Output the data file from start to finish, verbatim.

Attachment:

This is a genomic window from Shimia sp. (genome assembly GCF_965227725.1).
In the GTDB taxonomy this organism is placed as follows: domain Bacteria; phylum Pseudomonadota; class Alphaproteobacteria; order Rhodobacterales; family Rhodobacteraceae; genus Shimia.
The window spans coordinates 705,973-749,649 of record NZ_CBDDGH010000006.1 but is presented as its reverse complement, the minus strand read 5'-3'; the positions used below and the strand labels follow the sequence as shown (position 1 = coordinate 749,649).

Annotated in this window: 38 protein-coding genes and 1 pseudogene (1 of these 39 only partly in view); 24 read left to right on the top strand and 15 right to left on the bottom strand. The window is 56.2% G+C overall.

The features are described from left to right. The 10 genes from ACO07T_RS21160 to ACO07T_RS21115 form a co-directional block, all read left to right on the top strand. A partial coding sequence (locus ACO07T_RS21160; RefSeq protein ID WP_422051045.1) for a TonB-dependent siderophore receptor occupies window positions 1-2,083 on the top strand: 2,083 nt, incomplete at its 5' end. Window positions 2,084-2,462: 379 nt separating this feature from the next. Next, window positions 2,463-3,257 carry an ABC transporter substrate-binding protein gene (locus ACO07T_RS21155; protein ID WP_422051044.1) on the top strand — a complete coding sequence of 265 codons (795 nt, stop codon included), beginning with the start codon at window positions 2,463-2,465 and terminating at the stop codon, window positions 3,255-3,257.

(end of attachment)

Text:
This is a genomic window from Shimia sp. (genome assembly GCF_965227725.1).
In the GTDB taxonomy this organism is placed as follows: domain Bacteria; phylum Pseudomonadota; class Alphaproteobacteria; order Rhodobacterales; family Rhodobacteraceae; genus Shimia.
The window spans coordinates 705,973-749,649 of record NZ_CBDDGH010000006.1 but is presented as its reverse complement, the minus strand read 5'-3'; the positions used below and the strand labels follow the sequence as shown (position 1 = coordinate 749,649).

Annotated in this window: 38 protein-coding genes and 1 pseudogene (1 of these 39 only partly in view); 24 read left to right on the top strand and 15 right to left on the bottom strand. The window is 56.2% G+C overall.

The features are described from left to right. The 10 genes from ACO07T_RS21160 to ACO07T_RS21115 form a co-directional block, all read left to right on the top strand. A partial coding sequence (locus ACO07T_RS21160; RefSeq protein ID WP_422051045.1) for a TonB-dependent siderophore receptor occupies window positions 1-2,083 on the top strand: 2,083 nt, incomplete at its 5' end. Window positions 2,084-2,462: 379 nt separating this feature from the next. Next, window positions 2,463-3,257 carry an ABC transporter substrate-binding protein gene (locus ACO07T_RS21155; protein ID WP_422051044.1) on the top strand — a complete coding sequence of 265 codons (795 nt, stop codon included), beginning with the start codon at window positions 2,463-2,465 and terminating at the stop codon, window positions 3,255-3,257.